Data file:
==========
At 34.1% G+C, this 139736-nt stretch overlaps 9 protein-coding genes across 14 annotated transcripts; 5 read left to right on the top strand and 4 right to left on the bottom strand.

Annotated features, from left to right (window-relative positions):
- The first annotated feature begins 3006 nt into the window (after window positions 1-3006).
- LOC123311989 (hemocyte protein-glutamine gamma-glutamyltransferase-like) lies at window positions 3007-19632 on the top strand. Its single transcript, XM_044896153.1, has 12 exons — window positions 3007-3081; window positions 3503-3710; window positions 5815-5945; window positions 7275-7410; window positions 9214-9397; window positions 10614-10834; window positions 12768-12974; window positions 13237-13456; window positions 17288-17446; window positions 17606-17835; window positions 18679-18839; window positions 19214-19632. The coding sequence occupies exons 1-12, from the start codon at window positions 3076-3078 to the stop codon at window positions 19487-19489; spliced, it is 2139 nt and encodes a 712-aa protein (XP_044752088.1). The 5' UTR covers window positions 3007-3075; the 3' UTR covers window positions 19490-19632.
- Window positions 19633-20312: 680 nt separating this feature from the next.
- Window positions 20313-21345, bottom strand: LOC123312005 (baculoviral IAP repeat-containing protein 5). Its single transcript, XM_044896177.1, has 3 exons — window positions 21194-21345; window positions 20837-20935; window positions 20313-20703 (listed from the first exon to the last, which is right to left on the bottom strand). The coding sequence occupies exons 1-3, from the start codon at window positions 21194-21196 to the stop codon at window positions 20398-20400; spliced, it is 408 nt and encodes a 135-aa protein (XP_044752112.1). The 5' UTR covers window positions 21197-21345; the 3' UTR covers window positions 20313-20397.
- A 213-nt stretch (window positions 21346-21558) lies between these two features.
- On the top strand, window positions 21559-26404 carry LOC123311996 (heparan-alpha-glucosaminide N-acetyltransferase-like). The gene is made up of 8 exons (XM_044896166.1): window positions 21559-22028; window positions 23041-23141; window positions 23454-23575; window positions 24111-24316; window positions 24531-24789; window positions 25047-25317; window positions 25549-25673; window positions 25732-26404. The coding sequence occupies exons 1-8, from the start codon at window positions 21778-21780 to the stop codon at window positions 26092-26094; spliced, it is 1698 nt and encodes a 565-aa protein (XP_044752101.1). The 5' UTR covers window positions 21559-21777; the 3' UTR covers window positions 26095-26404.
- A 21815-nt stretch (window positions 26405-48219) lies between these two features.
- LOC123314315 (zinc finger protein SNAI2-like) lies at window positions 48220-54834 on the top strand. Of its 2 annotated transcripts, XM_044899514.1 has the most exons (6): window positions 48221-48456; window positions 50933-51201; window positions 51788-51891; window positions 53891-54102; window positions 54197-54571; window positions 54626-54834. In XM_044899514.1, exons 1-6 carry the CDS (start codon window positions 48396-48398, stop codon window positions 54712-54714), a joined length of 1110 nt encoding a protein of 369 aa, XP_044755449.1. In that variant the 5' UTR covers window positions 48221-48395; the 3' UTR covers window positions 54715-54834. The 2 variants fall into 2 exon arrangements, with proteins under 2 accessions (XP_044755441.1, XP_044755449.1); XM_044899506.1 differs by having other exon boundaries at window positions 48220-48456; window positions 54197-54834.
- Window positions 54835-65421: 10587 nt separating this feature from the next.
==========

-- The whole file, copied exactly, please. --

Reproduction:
At 34.1% G+C, this 139736-nt stretch overlaps 9 protein-coding genes across 14 annotated transcripts; 5 read left to right on the top strand and 4 right to left on the bottom strand.

Annotated features, from left to right (window-relative positions):
- The first annotated feature begins 3006 nt into the window (after window positions 1-3006).
- LOC123311989 (hemocyte protein-glutamine gamma-glutamyltransferase-like) lies at window positions 3007-19632 on the top strand. Its single transcript, XM_044896153.1, has 12 exons — window positions 3007-3081; window positions 3503-3710; window positions 5815-5945; window positions 7275-7410; window positions 9214-9397; window positions 10614-10834; window positions 12768-12974; window positions 13237-13456; window positions 17288-17446; window positions 17606-17835; window positions 18679-18839; window positions 19214-19632. The coding sequence occupies exons 1-12, from the start codon at window positions 3076-3078 to the stop codon at window positions 19487-19489; spliced, it is 2139 nt and encodes a 712-aa protein (XP_044752088.1). The 5' UTR covers window positions 3007-3075; the 3' UTR covers window positions 19490-19632.
- Window positions 19633-20312: 680 nt separating this feature from the next.
- Window positions 20313-21345, bottom strand: LOC123312005 (baculoviral IAP repeat-containing protein 5). Its single transcript, XM_044896177.1, has 3 exons — window positions 21194-21345; window positions 20837-20935; window positions 20313-20703 (listed from the first exon to the last, which is right to left on the bottom strand). The coding sequence occupies exons 1-3, from the start codon at window positions 21194-21196 to the stop codon at window positions 20398-20400; spliced, it is 408 nt and encodes a 135-aa protein (XP_044752112.1). The 5' UTR covers window positions 21197-21345; the 3' UTR covers window positions 20313-20397.
- A 213-nt stretch (window positions 21346-21558) lies between these two features.
- On the top strand, window positions 21559-26404 carry LOC123311996 (heparan-alpha-glucosaminide N-acetyltransferase-like). The gene is made up of 8 exons (XM_044896166.1): window positions 21559-22028; window positions 23041-23141; window positions 23454-23575; window positions 24111-24316; window positions 24531-24789; window positions 25047-25317; window positions 25549-25673; window positions 25732-26404. The coding sequence occupies exons 1-8, from the start codon at window positions 21778-21780 to the stop codon at window positions 26092-26094; spliced, it is 1698 nt and encodes a 565-aa protein (XP_044752101.1). The 5' UTR covers window positions 21559-21777; the 3' UTR covers window positions 26095-26404.
- A 21815-nt stretch (window positions 26405-48219) lies between these two features.
- LOC123314315 (zinc finger protein SNAI2-like) lies at window positions 48220-54834 on the top strand. Of its 2 annotated transcripts, XM_044899514.1 has the most exons (6): window positions 48221-48456; window positions 50933-51201; window positions 51788-51891; window positions 53891-54102; window positions 54197-54571; window positions 54626-54834. In XM_044899514.1, exons 1-6 carry the CDS (start codon window positions 48396-48398, stop codon window positions 54712-54714), a joined length of 1110 nt encoding a protein of 369 aa, XP_044755449.1. In that variant the 5' UTR covers window positions 48221-48395; the 3' UTR covers window positions 54715-54834. The 2 variants fall into 2 exon arrangements, with proteins under 2 accessions (XP_044755441.1, XP_044755449.1); XM_044899506.1 differs by having other exon boundaries at window positions 48220-48456; window positions 54197-54834.
- Window positions 54835-65421: 10587 nt separating this feature from the next.